What is the benefit of closing a SqlCeConnection immediately after finished with it, in terms of process' Virtual Memory? The SSCE engine is not a service: when you open the first connection, you initialize the engine. At that time the engine consumes minimal resources. Once you start running queries, it acquires memory from the OS to process those queries, e.g. space for query plans, result set buffers, etc. The SSCE engine does not dispose of the buffers immediately: it would keep them aside for later use so that we don’t need to request the OS again and again. This is due to the internal heap management architecture. Closing the connection results on the engine disposing everything it used so far.

Note that the size of NATIVE resources (in terms of virtual memory) associated to a SqlCeConnection depends mostly on the size of the database, not with the complexness of the query. Native resources associated to the connections the the database may take up to 2MB in size (rarely with more than this, even for really big databases). Finally, being NATIVE resources, they are not shown up in NETCF RPM counters.

Reduce the “Max Buffer Size” (in the connection string, from its default value 640KB to for example 256KB): modifications are flushed to the memory more often, but native resources holding process’ virtual memory is less (virtual memory hold by "hidden" native resources). The balance is:

  • in order to reduce NATIVE MEMORY consumption, you want to decrease the "Max Buffer Size"
  • in order to increase application's perceived PERFORMANCES, you want to increase the "Max Buffer Size"

Max Buffer Size sets the largest amount of memory, in KB, that SQLCE storage engine can use before it starts flushing changes to disk. Optimal values for Max Buffer Size depend on the data schema and the load. It is important to understand the impact of this parameters for optimal performance. An accurate approach would be to profile the performance and reach the optimal value. A suggested profiling approach would be:

1. Choose the query which is costliest in amount of data that needs to be processed, query execution time spent and joining your bulkiest tables amongst your query set.

2. Time query executions with Connection Strings exploring a range of Max Buffer Size values.

Specifically if you work with multiple databases concurrently, reducing the the Max Buffer Size in all the connections can give a lot of virtual memory back to the process...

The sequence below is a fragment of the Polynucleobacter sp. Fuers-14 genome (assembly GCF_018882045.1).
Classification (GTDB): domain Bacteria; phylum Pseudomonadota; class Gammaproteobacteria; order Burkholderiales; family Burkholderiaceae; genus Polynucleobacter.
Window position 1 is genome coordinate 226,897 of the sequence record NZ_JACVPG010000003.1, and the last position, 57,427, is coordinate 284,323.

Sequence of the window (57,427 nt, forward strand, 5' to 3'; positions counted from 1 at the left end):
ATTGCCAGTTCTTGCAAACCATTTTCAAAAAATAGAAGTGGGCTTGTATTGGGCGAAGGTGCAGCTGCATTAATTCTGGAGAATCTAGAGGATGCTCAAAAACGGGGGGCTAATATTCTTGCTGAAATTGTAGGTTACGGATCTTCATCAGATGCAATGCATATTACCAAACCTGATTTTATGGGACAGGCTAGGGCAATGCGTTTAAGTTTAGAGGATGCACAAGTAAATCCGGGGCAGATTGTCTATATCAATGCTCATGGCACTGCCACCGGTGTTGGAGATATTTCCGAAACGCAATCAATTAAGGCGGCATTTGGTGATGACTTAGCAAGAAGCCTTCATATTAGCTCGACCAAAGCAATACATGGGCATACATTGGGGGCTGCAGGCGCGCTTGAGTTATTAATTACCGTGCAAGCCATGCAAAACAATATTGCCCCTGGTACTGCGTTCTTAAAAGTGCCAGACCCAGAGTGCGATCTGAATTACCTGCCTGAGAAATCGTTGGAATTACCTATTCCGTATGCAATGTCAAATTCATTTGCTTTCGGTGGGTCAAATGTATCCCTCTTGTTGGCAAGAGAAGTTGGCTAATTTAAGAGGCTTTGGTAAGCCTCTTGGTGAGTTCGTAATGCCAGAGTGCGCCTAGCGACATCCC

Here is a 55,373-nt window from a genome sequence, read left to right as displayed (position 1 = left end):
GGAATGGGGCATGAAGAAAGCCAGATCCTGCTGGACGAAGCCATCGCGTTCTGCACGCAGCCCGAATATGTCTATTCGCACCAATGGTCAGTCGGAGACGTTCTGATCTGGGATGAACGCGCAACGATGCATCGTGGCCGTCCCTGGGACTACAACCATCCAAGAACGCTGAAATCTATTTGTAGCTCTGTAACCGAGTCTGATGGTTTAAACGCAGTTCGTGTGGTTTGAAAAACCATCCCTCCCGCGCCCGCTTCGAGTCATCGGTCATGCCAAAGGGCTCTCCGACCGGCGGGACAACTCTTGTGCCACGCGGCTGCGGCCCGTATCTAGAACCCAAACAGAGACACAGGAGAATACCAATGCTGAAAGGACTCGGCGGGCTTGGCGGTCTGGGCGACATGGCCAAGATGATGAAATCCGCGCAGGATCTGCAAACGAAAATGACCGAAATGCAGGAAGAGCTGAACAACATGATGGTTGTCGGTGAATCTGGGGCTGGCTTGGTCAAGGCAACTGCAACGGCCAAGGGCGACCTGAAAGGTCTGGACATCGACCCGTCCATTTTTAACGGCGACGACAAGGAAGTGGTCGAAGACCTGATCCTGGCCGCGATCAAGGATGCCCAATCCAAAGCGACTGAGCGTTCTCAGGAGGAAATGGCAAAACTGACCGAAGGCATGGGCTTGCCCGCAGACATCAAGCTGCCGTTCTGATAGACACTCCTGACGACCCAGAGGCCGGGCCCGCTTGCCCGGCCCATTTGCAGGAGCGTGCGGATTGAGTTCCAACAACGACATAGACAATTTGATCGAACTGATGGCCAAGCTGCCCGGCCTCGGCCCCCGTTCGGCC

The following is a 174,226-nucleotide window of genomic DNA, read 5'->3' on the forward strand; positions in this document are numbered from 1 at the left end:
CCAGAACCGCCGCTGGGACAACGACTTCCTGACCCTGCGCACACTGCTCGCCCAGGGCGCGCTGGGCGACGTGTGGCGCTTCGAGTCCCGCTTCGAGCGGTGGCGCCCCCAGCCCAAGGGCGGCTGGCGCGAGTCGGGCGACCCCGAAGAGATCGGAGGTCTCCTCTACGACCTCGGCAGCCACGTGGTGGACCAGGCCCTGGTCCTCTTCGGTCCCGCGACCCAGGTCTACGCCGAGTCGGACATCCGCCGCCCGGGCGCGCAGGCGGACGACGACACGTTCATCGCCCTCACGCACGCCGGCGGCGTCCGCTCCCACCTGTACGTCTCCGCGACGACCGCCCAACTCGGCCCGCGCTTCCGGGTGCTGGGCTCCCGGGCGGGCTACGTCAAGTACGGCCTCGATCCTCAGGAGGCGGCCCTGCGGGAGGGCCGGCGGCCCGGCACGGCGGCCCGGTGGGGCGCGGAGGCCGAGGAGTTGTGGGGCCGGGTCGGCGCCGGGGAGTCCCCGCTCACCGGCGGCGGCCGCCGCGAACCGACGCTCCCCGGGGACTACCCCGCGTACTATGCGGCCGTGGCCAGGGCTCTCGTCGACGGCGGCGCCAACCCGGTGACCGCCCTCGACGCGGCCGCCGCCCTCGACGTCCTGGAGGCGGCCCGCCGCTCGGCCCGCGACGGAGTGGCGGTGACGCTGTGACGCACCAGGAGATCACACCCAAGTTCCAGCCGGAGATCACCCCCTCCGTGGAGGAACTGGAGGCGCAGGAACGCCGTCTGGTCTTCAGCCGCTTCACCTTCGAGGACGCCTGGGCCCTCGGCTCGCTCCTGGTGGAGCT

Point the temp db to a storage card (from BOL: "If a temporary database location is not specified, then the current database location is used as the location of the temporary database"), to save storage and physical RAM. This is done in the connection string.

If you set Mode=Read Only in the connection string for those databases that you know the code won’t modify, then you must specify a location for the temp db (otherwise, error 25120 - SSCE_M_RODATABASEREQUIRESTEMPPATH)

Close or dispose all SSCE Objects when done (I think this is written everywhere on the web :-)

Reduce usage of memory intensive data structures: datasets in primis... I know that programming with datasets is easy, especially together with DataAdapters, however they were not introduced for a scarce-memory scenario such as Windows Mobile (at least so far). And datasets are a local duplication of the same data you have on the database: thus, in general they can be seen as a data cache that enhances perceived performances. They were introduced to work in disconnected scenarios, such as web pages for example: but when an application accesses to a local SSCE database, then datasets may not be the right ADO.NET approach for the data layer. You may consider SqlCeResultSet instead, or leverage on the performance provided by DataReaders. More on this on a later post I presume...

In any case, if you think that caching much data improves perceived performances of the application, remember that when many hundreds of KB of the Managed Heap are hold by data caches, then the GC will kick more often. And a GC is very expensive, as it needs to "freeze" all application's threads to run. And, as you'll see below, the Managed Heap is usually not larger than 1~3 MB in total for real-world applications.

KB\Doc:

NETCF AND VIRTUAL MEMORY:

If you've never looked at how the memory looks like on Windows CE-based platforms, you may start from this 2-part blog post: